Chick-Fil-A Founder S. Truett Cathy, RIP

The founder of Chick-Fil-A, whose orthodox views on marriage made his family and his business a figure of hate on the left, has passed away.

S. Truett Cathy, the billionaire founder of the privately held Chick-fil-A restaurant chain that famously closes on Sundays but also drew unwanted attention on gay marriage in recent years because of his family’s conservative views, died early Monday, a company spokesman said. He was 93.

Chick-fil-A spokesman Mark Baldwin told The Associated Press that Cathy died at home surrounded by members of his family. The company said in a statement that preliminary plans are for a public funeral service at 2 p.m. Wednesday at First Baptist Jonesboro in Jonesboro, Georgia.


Cathy built Chick-Fil-A up from nothing in the post-war years. He always observed the sabbath, keeping all of the chain’s hundreds of stores closed on Sundays so workers could rest or go to church.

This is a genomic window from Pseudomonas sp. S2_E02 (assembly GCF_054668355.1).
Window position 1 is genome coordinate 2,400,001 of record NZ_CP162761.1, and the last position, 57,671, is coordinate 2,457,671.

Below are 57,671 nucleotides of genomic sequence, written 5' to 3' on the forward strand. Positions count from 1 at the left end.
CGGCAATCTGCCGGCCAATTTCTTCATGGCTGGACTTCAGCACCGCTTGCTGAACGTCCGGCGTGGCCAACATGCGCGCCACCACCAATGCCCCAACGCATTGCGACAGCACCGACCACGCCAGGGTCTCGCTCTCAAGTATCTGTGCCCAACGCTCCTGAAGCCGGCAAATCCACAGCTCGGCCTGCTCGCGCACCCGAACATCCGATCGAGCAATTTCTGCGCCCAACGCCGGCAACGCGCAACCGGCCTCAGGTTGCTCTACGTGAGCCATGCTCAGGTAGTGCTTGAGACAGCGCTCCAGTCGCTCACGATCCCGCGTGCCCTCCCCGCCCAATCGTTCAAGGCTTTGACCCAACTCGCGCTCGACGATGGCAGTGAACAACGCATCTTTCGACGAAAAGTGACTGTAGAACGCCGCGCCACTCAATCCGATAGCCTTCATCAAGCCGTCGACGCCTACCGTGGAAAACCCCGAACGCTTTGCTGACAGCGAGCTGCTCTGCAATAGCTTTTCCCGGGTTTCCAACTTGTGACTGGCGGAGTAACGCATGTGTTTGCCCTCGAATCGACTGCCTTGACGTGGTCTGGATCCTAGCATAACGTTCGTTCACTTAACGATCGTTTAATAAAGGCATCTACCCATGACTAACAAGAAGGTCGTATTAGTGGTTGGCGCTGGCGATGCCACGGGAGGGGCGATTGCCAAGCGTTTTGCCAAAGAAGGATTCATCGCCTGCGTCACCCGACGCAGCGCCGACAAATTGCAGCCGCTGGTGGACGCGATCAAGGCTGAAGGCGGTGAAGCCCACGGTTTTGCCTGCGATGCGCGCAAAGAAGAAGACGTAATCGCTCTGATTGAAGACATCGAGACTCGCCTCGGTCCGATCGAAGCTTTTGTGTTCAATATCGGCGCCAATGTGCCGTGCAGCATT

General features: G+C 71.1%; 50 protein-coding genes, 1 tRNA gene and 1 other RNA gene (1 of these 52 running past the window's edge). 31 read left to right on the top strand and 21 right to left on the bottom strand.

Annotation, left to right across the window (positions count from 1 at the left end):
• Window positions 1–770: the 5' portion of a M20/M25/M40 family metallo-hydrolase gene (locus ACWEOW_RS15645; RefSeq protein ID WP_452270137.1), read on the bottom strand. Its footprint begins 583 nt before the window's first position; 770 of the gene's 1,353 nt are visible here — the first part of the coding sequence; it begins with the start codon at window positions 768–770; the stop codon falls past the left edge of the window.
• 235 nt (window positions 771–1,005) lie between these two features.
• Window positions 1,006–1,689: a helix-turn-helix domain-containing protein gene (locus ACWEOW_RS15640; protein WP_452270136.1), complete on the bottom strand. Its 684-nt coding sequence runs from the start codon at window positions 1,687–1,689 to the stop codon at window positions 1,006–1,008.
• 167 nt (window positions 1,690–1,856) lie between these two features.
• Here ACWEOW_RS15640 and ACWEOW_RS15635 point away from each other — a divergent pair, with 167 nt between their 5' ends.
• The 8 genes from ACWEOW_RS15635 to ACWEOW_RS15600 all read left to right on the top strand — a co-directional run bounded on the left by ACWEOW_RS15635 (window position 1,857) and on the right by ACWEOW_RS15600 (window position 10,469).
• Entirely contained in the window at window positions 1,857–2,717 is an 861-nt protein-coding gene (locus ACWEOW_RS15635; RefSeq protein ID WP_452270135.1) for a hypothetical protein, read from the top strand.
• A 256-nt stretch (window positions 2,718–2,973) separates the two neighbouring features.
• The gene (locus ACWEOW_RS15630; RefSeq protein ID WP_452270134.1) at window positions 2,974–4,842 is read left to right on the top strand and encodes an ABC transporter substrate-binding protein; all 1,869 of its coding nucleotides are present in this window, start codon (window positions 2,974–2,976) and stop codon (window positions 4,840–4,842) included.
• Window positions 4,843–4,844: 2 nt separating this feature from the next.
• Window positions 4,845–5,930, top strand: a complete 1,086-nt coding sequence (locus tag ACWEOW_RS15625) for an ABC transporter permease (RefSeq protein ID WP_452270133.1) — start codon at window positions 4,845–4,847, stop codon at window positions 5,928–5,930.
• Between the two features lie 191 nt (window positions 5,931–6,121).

Cathy always gave substantially to church and charity, mainly through the WinShape Foundation, yet became a figure of hate on the left when his son, Dan, stated his opinion that marriage is between one man and one woman. That hatred led to a boycott of Chick-Fil-A, to Democrats trying to block the restaurants from doing business in Chicago and Boston, and also to the chain’s highest revenues ever.

Truett Cathy never retired from a job that he loved, and never retired from his charitable work. He set Chick-Fil-A up to remain in the family, and never to go public.


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